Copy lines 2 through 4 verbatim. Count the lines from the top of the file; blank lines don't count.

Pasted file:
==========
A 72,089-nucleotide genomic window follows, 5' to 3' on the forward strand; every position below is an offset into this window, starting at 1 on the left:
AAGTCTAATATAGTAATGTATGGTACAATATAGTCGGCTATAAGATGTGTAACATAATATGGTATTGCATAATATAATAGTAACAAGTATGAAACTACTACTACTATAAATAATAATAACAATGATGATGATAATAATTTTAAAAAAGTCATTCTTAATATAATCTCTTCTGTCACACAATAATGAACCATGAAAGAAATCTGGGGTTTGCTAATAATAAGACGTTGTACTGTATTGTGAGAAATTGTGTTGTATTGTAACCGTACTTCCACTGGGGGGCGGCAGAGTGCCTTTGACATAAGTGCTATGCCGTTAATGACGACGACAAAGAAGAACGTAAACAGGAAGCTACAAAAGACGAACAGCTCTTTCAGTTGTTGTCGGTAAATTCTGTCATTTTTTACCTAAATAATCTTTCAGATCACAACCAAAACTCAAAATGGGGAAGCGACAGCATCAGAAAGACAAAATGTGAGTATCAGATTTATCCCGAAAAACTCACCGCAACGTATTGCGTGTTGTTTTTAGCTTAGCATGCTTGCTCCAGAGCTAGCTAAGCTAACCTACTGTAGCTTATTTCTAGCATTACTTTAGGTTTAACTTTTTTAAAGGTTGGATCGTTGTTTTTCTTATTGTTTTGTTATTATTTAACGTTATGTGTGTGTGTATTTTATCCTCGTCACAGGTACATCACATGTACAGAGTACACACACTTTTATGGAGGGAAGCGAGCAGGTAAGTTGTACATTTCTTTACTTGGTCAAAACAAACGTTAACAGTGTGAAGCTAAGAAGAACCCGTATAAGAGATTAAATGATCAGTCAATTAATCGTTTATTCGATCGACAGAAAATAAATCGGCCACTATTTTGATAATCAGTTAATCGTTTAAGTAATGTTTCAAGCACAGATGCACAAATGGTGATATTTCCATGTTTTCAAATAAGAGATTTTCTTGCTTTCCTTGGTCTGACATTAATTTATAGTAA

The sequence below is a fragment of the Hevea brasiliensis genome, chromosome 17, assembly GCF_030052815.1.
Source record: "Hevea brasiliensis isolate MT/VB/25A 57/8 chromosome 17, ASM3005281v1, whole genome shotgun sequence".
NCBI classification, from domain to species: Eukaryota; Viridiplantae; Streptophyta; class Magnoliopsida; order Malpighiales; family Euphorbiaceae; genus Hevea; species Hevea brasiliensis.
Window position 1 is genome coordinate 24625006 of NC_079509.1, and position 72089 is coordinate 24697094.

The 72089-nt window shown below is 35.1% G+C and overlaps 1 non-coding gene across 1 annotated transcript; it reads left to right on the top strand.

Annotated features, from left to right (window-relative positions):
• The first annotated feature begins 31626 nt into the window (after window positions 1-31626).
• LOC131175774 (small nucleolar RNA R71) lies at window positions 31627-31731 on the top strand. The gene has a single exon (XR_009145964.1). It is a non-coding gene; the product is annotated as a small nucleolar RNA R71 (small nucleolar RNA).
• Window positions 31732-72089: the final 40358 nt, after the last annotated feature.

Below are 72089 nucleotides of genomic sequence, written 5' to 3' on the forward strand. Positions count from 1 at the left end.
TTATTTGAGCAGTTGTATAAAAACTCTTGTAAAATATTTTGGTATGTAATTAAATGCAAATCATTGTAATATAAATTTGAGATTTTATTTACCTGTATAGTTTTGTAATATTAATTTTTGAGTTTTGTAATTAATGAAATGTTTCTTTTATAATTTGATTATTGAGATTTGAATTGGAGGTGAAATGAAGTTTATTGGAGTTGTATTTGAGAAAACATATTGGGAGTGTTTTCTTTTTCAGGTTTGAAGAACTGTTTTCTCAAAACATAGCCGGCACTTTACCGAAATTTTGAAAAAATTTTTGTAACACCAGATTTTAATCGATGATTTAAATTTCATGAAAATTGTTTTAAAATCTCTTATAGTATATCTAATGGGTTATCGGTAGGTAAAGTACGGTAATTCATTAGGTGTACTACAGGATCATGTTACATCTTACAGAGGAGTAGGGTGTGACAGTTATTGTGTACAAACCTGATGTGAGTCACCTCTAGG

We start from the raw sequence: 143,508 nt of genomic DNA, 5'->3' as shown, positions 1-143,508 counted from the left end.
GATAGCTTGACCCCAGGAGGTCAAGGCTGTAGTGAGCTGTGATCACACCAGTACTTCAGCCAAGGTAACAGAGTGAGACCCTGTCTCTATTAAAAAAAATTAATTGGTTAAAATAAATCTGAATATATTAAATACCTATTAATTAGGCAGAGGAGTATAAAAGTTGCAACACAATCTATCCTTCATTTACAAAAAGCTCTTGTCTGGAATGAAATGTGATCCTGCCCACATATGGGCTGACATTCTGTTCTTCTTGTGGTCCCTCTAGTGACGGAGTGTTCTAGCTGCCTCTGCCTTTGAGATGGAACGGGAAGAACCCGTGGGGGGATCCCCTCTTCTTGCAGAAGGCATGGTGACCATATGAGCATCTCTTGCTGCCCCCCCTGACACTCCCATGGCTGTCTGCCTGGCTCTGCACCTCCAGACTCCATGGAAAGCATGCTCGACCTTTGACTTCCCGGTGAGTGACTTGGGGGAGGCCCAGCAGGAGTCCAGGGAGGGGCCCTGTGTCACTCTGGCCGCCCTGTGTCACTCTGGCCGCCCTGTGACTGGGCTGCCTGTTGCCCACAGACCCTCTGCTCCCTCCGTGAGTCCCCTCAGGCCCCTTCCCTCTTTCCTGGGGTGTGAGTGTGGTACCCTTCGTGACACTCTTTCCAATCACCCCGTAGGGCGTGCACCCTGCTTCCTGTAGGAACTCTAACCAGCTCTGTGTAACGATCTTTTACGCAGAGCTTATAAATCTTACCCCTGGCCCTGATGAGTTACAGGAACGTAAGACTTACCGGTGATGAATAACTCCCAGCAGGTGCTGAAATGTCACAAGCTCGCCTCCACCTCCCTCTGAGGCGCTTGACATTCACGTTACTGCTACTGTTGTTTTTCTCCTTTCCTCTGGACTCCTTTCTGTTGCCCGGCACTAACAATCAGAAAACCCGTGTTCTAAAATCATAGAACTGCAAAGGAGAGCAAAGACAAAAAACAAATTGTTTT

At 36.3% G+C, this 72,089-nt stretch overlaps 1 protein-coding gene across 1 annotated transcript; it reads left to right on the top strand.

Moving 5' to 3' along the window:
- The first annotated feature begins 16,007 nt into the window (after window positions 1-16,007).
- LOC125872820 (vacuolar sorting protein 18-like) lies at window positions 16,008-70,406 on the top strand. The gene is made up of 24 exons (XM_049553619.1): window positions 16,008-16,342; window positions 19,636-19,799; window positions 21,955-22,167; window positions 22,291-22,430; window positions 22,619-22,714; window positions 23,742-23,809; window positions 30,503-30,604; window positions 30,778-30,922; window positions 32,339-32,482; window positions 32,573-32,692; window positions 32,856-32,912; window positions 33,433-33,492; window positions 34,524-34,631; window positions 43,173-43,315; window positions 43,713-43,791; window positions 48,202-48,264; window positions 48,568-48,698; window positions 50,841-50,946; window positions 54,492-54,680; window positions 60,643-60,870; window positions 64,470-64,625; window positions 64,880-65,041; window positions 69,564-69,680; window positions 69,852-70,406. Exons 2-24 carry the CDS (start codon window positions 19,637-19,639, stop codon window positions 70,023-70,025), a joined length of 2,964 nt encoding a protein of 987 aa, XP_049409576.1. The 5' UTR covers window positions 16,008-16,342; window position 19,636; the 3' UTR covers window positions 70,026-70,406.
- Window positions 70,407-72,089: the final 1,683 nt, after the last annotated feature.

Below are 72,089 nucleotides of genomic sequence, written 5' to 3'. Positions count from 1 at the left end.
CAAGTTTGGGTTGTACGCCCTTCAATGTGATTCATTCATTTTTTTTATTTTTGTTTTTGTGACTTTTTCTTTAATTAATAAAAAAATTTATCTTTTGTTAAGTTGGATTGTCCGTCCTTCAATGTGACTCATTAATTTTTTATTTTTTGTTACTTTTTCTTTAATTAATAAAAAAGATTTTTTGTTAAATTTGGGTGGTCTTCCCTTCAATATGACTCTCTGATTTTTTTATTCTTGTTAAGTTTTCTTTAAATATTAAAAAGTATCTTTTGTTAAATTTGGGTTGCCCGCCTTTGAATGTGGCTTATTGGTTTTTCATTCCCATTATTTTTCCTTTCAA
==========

AAGTCTAATATAGTAATGTATGGTACAATATAGTCGGCTATAAGATGTGTAACATAATATGGTATTGCATAATATAATAGTAACAAGTATGAAACTACTACTACTATAAATAATAATAACAATGATGATGATAATAATTTTAAAAAAGTCATTCTTAATATAATCTCTTCTGTCACACAATAATGAACCATGAAAGAAATCTGGGGTTTGCTAATAATAAGACGTTGTACTGTATTGTGAGAAATTGTGTTGTATTGTAACCGTACTTCCACTGGGGGGCGGCAGAGTGCCTTTGACATAAGTGCTATGCCGTTAATGACGACGACAAAGAAGAACGTAAACAGGAAGCTACAAAAGACGAACAGCTCTTTCAGTTGTTGTCGGTAAATTCTGTCATTTTTTACCTAAATAATCTTTCAGATCACAACCAAAACTCAAAATGGGGAAGCGACAGCATCAGAAAGACAAAATGTGAGTATCAGATTTATCCCGAAAAACTCACCGCAACGTATTGCGTGTTGTTTTTAGCTTAGCATGCTTGCTCCAGAGCTAGCTAAGCTAACCTACTGTAGCTTATTTCTAGCATTACTTTAGGTTTAACTTTTTTAAAGGTTGGATCGTTGTTTTTCTTATTGTTTTGTTATTATTTAACGTTATGTGTGTGTGTATTTTATCCTCGTCACAGGTACATCACATGTACAGAGTACACACACTTTTATGGAGGGAAGCGAGCAGGTAAGTTGTACATTTCTTTACTTGGTCAAAACAAACGTTAACAGTGTGAAGCTAAGAAGAACCCGTATAAGAGATTAAATGATCAGTCAATTAATCGTTTATTCGATCGACAGAAAATAAATCGGCCACTATTTTGATAATCAGTTAATCGTTTAAGTAATGTTTCAAGCACAGATGCACAAATGGTGATATTTCCATGTTTTCAAATAAGAGATTTTCTTGCTTTCCTTGGTCTGACATTAATTTATAGTAA

The sequence below is a fragment of the Hevea brasiliensis genome, chromosome 17, assembly GCF_030052815.1.
Source record: "Hevea brasiliensis isolate MT/VB/25A 57/8 chromosome 17, ASM3005281v1, whole genome shotgun sequence".